Well if there are so many bad teachers then all of the Ofsted data on improvements must be seriously flawed. The talk of a dip in the summer results is going to be the largest under statement ever and the move to brilliant academies and free schools and the exceptional improvements that the academy freedoms bring are going to improve the irrespective of the quality of the teaching going on in them. And he says he doubts the data? We know that Mr Gove has some difficulty with maths he clearly has some difficulty with reading and writing too… What I do not understand is why the rest of his cabinet colleagues can’t see the problems he leaves in his wake?!?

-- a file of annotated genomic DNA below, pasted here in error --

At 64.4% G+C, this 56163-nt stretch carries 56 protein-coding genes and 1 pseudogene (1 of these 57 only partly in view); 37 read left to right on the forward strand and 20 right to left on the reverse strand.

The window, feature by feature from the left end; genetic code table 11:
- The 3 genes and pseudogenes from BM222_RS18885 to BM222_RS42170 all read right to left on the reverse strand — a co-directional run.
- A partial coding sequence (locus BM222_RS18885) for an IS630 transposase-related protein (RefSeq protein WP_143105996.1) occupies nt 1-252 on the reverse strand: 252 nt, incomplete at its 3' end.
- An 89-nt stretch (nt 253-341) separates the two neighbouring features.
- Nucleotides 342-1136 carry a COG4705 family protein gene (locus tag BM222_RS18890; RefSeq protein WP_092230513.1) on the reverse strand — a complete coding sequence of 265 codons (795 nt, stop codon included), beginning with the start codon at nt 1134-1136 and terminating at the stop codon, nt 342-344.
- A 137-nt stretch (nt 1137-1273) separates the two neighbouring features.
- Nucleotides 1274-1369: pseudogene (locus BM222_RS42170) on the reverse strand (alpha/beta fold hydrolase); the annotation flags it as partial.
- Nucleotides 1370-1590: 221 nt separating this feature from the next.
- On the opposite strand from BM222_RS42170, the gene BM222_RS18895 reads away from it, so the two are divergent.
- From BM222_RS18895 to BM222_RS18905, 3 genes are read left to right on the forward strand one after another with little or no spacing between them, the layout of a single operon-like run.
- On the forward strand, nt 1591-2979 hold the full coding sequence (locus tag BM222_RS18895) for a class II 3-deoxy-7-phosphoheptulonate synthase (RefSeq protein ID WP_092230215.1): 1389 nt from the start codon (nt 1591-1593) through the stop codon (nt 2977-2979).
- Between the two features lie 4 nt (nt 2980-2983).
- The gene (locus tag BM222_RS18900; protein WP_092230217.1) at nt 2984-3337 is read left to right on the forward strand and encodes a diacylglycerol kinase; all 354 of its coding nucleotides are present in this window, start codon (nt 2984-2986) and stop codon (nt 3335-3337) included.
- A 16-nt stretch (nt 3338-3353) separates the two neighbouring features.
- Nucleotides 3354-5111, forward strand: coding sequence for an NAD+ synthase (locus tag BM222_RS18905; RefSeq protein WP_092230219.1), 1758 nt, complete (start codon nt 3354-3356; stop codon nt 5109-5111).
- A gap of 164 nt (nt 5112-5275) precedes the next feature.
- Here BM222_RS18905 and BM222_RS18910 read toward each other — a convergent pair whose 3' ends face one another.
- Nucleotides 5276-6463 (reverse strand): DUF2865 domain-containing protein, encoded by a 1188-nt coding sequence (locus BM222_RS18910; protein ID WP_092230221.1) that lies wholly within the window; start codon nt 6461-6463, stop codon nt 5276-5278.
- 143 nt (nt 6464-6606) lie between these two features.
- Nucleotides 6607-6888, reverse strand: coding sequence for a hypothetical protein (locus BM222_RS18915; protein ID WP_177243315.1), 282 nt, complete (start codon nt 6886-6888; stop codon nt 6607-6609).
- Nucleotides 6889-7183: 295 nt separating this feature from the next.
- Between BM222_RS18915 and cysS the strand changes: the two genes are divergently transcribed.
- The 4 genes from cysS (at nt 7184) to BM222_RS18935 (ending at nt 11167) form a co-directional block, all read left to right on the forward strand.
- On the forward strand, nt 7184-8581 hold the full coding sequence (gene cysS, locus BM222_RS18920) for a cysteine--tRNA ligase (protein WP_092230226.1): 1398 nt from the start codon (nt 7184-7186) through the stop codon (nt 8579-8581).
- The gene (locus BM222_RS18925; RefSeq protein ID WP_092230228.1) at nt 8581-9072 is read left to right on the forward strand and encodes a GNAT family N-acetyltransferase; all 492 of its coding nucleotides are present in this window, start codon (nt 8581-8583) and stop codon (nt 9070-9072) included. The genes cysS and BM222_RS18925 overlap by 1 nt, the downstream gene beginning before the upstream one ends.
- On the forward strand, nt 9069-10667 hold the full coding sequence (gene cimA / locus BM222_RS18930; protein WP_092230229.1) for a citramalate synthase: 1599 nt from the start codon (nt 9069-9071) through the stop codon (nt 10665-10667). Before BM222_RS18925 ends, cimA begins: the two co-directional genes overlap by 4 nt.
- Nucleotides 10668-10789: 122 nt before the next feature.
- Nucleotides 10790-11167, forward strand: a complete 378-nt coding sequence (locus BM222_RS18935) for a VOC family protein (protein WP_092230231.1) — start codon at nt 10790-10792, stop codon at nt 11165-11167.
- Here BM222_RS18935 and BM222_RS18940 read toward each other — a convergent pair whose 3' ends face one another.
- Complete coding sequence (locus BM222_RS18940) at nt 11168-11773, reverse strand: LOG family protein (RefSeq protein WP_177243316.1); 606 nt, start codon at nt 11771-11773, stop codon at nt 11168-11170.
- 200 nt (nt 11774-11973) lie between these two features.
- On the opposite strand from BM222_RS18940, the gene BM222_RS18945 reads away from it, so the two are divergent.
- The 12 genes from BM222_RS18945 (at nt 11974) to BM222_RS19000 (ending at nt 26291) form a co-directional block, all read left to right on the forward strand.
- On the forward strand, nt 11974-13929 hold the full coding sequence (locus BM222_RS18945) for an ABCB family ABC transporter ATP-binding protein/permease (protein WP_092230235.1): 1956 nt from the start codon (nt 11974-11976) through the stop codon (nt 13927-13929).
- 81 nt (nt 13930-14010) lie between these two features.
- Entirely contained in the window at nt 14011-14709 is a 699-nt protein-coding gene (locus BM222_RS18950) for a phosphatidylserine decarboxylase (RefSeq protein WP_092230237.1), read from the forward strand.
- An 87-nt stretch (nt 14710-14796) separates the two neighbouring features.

4. James

    I am not a Gove fan in fact I really dislike him – but I dont think the conclusion is correct– what the reporter asked after a lot of sparring is “…so its the bad ones who don’t get it…” to which he answered “yes” – I think this is not the same as your version- and to me she was steering him to get her quote -as I understand it agreeing with the assertion that “…the bad ones don’t get it…” does not mean all those who don’t get are bad…